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cat behaviour >>HOW TO FEED YOUR CAT PROPERLY

As a veterinarian, I would estimate that about 75% of the issues we see in cats at a clinic are related to improper feeding. Obesity, diabetes, grooming issues, behavioural issues, urinary issues, and liver disease are just some of the food related illnesses we treat. So, I’d love to never have to treat a pet again that is sick due to improper feeding.. I hope you will help me make this dream come true.

First, what should you feed your cat. A complete, balanced wet food diet is suggested. Dry food should be limited unless for a specific problem like dental disease. Please ask your veterinarian for their recommendations and follow their advice. If you make a food change, make it slowly and gradually (See article ‘Changing Diets’). Your veterinarian can tell you the appropriate amount to feed.

Now, how should you feed your pet. You should decide how many times a day you want to feed your cat. Cats prefer to nibble so at least two feedings is suggested. 4 – 5 small feedings/day is ideal. Once you have decided how many times/day you will feed, then you can divide the recommended amount/day into the number of feedings/day. So if the recommendation was one can/day then you could give 1/3 of a can per meal and feed three times a day.

Ideally, your cat should have to hunt for his/her food. You can accomplish this by further dividing each meal into several small bowls. To start with, put all the bowls at your normal feeding spot. Then gradually start moving the bowls out to different areas so that eventually they will be in several different areas of the house. Be sure to gather the bowls up about 20 minutes after the feeding and wash them up ready for the next meal. This will help you know that your cat is eating OK. If you want to leave a dry food snack for your cat, consider a food dispensing ball that the cat has to play with to get the food. Another option is to just put small pieces of food in the areas that your cat frequents. Again, this encourages your cat to hunt for their food.

The above may not be practical in multi-cat households. In these cases you will need to separate cats to feed them. This is very important, although I realize it is difficult, as it helps you ensure that all your cats are eating. We often see very sick pets from multi-cat households as well meaning owners didn’t realize the pet wasn’t eating. Sick cats may lose their appetite and shy pets may not compete well for food. Sometimes this occurs when owners are away from home and have someone come in to feed as well. Any change in the household can affect shy cats.

Weigh your cat every month and adjust food as recommended by the veterinarian or their staff. If you’ve just changed diets or are starting a new diet, be very sure that your cat is eating at least 60% of the calories recommended. Otherwise, your cat could get sick as they start to break down body fat and it overwhelms the liver causing disease. Discuss with your veterinarian if you feel that your cat is not eating enough. If you are trying to get the cat to lose weight, monitor the weight loss carefully as again, if they lose too fast, they may get ill.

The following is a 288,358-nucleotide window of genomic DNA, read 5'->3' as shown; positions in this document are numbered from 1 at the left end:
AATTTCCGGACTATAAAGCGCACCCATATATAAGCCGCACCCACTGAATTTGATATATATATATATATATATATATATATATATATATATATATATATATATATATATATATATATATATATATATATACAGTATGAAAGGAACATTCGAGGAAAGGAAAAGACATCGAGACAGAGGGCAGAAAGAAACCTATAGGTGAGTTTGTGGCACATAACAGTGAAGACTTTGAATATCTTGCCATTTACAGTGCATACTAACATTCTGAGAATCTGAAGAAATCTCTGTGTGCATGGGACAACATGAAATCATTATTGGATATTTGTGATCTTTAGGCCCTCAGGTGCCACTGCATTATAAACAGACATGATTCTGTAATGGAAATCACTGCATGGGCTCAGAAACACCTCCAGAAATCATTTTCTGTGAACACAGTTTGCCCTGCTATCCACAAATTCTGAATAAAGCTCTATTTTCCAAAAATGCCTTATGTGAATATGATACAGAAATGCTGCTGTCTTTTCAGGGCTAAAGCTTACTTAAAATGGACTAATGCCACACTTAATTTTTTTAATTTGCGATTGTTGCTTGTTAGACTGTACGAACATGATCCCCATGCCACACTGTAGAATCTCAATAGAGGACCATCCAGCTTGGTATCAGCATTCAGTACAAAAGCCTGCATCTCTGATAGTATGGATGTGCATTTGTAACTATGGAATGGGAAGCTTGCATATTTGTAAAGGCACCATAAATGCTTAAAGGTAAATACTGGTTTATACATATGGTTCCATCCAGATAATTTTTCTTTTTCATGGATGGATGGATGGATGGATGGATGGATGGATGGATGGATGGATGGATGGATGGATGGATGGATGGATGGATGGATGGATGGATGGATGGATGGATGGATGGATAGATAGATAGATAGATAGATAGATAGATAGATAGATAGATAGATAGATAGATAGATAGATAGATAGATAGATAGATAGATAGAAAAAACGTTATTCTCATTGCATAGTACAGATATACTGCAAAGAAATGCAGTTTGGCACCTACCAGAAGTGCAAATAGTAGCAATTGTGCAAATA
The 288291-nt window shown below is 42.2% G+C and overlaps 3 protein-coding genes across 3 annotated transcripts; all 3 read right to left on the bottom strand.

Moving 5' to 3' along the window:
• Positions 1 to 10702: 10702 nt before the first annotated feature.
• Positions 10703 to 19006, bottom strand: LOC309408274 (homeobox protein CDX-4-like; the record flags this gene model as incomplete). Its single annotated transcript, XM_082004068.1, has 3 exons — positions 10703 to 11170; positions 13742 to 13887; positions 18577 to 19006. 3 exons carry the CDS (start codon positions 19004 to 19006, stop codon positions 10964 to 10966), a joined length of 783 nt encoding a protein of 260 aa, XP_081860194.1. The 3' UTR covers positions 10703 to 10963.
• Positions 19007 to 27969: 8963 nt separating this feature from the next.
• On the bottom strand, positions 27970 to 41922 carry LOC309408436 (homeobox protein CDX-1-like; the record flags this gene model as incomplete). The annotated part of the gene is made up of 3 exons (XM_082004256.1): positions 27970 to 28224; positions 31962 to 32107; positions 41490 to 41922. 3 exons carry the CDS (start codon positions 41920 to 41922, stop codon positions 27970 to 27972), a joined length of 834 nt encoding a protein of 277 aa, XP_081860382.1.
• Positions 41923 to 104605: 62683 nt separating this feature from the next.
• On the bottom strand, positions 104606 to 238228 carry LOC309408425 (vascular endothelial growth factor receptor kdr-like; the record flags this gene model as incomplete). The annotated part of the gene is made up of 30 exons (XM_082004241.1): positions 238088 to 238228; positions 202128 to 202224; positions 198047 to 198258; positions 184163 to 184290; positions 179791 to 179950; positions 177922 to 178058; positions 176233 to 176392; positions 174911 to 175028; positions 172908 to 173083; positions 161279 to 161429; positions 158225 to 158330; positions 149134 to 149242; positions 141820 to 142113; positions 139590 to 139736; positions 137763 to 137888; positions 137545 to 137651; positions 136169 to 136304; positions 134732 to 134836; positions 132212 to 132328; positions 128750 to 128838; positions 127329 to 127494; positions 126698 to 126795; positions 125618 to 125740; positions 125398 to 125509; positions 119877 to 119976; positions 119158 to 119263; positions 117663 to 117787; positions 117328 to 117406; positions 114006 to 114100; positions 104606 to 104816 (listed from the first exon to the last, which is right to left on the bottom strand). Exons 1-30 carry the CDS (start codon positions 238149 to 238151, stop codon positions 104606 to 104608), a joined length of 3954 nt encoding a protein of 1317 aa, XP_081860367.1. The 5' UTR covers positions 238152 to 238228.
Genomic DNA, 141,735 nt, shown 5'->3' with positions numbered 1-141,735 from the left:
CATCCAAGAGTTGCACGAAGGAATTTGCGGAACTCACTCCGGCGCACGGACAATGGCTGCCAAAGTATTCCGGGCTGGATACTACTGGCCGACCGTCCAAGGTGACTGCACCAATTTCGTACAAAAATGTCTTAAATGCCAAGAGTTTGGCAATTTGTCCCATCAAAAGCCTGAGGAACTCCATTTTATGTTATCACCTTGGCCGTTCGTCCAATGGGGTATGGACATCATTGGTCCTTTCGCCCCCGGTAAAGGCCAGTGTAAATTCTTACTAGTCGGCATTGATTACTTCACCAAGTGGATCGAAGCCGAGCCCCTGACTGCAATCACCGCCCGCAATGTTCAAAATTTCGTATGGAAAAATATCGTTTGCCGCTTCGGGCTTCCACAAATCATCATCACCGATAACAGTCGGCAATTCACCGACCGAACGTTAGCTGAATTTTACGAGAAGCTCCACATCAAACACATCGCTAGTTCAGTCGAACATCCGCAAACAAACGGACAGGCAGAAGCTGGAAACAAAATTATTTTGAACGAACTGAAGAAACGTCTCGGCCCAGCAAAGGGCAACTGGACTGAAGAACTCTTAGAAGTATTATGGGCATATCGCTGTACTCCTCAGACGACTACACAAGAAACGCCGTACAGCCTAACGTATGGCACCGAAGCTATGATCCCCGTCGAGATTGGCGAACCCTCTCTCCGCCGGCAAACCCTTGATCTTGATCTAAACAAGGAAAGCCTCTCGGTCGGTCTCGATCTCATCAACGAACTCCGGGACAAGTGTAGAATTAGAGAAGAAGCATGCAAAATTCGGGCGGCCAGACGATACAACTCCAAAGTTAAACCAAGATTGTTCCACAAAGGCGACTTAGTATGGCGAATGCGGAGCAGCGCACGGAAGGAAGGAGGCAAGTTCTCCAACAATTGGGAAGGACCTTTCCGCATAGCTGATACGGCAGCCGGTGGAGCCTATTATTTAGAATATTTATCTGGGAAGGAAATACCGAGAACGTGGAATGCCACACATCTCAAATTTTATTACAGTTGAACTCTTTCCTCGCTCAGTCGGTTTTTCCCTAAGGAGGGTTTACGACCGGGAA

If you feed your pet treats (either from the table or commercial kitty treats), remember that these will add calories too. If your pet is overweight, consider low calorie treats or chicken or turkey cut into very small portions. Table food and treats should not make up more than 10% of the diet or they will ruin the balance of the diet. If your pet is overweight, consider using a low calorie kibble as a treat! Balanced nutrition and you won’t feel like you are depriving your cat. Do not feed cats garlic, onions, chocolate, grapes, raisons or nuts or fatty foods. Remember too that cats are carnivores so they are strictly meat eaters. Don’t ever feed bones to your cat.

Now I know some of you are saying this will never work with my cat. He’ll meow and pester me. This may be true. At first the cat might bother you. Once the cat understands the routine, they will stop pestering you (likely). So, remember that you are making these changes because they are healthy for the cat. You will need to love your cat enough to say No!! If you are concerned that you might waffle, here are some tips:

  • Start the diet change on a day when you will be busy outside of the house. If you aren’t home, there is nobody there to pester.
  • If you work during the day, do a very small meal in the morning and then do the rest of your meals when you are home. Then they will be full and happy and less likely to pester you.
  • Instead of food give them love or a play session when they meow. Look at the ‘Fun Things to Do With Your Cat’ article.
  • If you are feeding dry food, consider having a game of throw the kibble. Kitty gets to run and chase and eat his/her kibbles one at a time. This is great for cats that tend to eat their dry food really fast and then throw up a tube of undigested food (ask your veterinarian about testing as this can be due to medical issues).

The purpose of these techniques is to mimic the natural hunting and eating tendencies of a cat in the wild. Benefits include:

  • Reduction of boredom and stress.
  • Increased ability to recognize changes in appetite early in the course of an illness.
  • Weight loss, especially if calories are restricted as well.
  • Increased exercise if the cat is hunting for its food.
  • Improved overall health due to the above factors. Yippee!!

I hope this information was useful and you have more fun feeding your cat from now on! Thanks for caring enough to read this.

Don’t forget to check with your veterinarian before any food change, especially if your cat is on a special diet or has other health problems. Sorry for nagging!